Secondly, this erroneously assumes that everyone associates the Health Care Bill with Obama. This is not true. I suspect most people associate this bill with Nancy Pelosi and Harry Reid. I know I do. This is their bill, even though it was Obama who requested it. I blame them fully for this mess. But I'm white and they are white. Can I be racist against "my own kind?"

Actually, I am racist. I'm bitterly against the politician race. They're certainly not the same species as the rest of us. They are a vile, nasty lot who should never be let near power. This latest fiasco proves it. So if I'm a racist it's because they're making me that way.

And the fact that they immediately assume that opposition to their work is because of racism...well, that's just because they're racist. They hate the American race.

Sunday, March 21, 2010

"Health Reform" passes. Remember this in November.

The House just passed the "Sit Down and Shut Up, America, We're Going to Fix This Even If it Kills You!" Bill, otherwise known as Health Care Reform. It's interesting to note that the Poll currently shows 59% of voters feel this bill is a bad idea that will screw things up for a long time, compared with only 29% who think it's a good idea. MSNBC polls tend to run liberal, from what I've seen.

What scares me is that the Democrats won't stop here. Now that they know how to ram-rod things through effectively they're not going to be able to resist doing it again and again before November. They know they just signed their political death warrants, so they've got nothing to lose. Scuttle the Ship of State and grab all the gold service pieces they can pocket on the way to the lifeboats.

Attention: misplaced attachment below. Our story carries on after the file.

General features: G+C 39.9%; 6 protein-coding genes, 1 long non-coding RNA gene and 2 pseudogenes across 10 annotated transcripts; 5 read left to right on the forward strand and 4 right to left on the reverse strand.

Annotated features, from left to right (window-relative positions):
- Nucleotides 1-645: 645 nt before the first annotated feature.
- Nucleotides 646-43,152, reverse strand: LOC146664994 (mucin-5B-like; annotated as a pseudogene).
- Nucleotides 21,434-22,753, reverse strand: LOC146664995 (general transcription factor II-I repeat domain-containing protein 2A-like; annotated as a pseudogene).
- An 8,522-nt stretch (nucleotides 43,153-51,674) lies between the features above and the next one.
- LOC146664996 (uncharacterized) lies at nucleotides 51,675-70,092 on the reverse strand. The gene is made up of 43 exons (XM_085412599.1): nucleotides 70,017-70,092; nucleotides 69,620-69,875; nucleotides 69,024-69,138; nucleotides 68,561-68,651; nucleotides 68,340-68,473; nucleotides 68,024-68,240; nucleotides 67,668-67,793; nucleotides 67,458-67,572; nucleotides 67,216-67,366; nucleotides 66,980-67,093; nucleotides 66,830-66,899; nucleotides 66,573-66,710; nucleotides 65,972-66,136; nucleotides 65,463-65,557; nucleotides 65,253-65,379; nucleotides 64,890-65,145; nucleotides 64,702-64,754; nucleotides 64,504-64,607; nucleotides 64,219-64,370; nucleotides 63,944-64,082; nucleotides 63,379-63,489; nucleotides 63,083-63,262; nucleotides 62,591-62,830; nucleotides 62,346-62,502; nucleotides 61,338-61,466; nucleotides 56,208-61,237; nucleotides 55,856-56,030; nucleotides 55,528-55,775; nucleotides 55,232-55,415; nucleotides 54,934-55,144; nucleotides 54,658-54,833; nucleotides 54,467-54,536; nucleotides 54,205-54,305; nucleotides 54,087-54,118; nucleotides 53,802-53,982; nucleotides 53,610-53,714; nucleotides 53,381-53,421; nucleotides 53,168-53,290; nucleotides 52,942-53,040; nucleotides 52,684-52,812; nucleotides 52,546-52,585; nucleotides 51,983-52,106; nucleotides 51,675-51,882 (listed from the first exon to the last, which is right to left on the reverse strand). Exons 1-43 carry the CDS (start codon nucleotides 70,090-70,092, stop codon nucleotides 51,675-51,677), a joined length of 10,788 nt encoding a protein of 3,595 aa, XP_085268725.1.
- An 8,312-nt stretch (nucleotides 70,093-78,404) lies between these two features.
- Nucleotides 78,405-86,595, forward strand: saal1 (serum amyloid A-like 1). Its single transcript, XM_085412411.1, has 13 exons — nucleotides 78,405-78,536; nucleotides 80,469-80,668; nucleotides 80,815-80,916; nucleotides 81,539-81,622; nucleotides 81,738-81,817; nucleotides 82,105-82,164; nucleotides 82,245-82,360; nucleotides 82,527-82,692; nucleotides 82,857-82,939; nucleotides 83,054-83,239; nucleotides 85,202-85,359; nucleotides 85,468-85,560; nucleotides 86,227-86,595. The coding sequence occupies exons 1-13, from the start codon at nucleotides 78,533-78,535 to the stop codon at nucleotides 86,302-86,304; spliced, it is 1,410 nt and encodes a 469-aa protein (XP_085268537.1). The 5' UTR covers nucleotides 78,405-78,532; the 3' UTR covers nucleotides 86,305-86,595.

I am so disgusted with our "representatives" I don't even know where to begin.

Friday, March 05, 2010

Television is bad for you? Who'd have thought! has an article today citing five different ways that television is bad for you. In a nutshell, television:
- Increases your chances of heart disease
- Makes you drink more
- Increases the odds of teenage pregnancy
- Weakens your bones
- Makes parents interact with their kids less

But I'm sure they still maintain it's just the act of watching TV that's bad for you, not the programming they show you.

Tuesday, March 02, 2010

Democrats throwing Obama under the bus?

With very interesting timing, the Democrats are now starting to talk about how Obama should be listening to Chief of Staff Rahm Emanuel:
But a contrarian narrative is emerging: Emanuel is a force of political reason within the White House and could have helped the administration avoid its current bind if the president had heeded his advice on some of the most sensitive subjects of the year: health-care reform, jobs and trying alleged terrorists in civilian courts.
It's been a long-held opinion of those opposed to Obama's agenda that either Obama failed to recruit the right people for his staff, or that he simply refuses to listen to them. It looks like the Democrats feel there is political capital to be gained by claiming the latter.

A fascinating development, to be sure. I'm sure this is just the beginning of...something. I wonder where this is headed.

Friday, February 26, 2010

International Conflict

Today the USA hockey team plays the Finnish team in the semi-finals. As I've mentioned before, we're a mixed-nationality house. But all things considered, I hope you'll all understand if I cheer for Finland to win. I mean, come on. Team USA has dominated the medals. Finland has three--and no golds.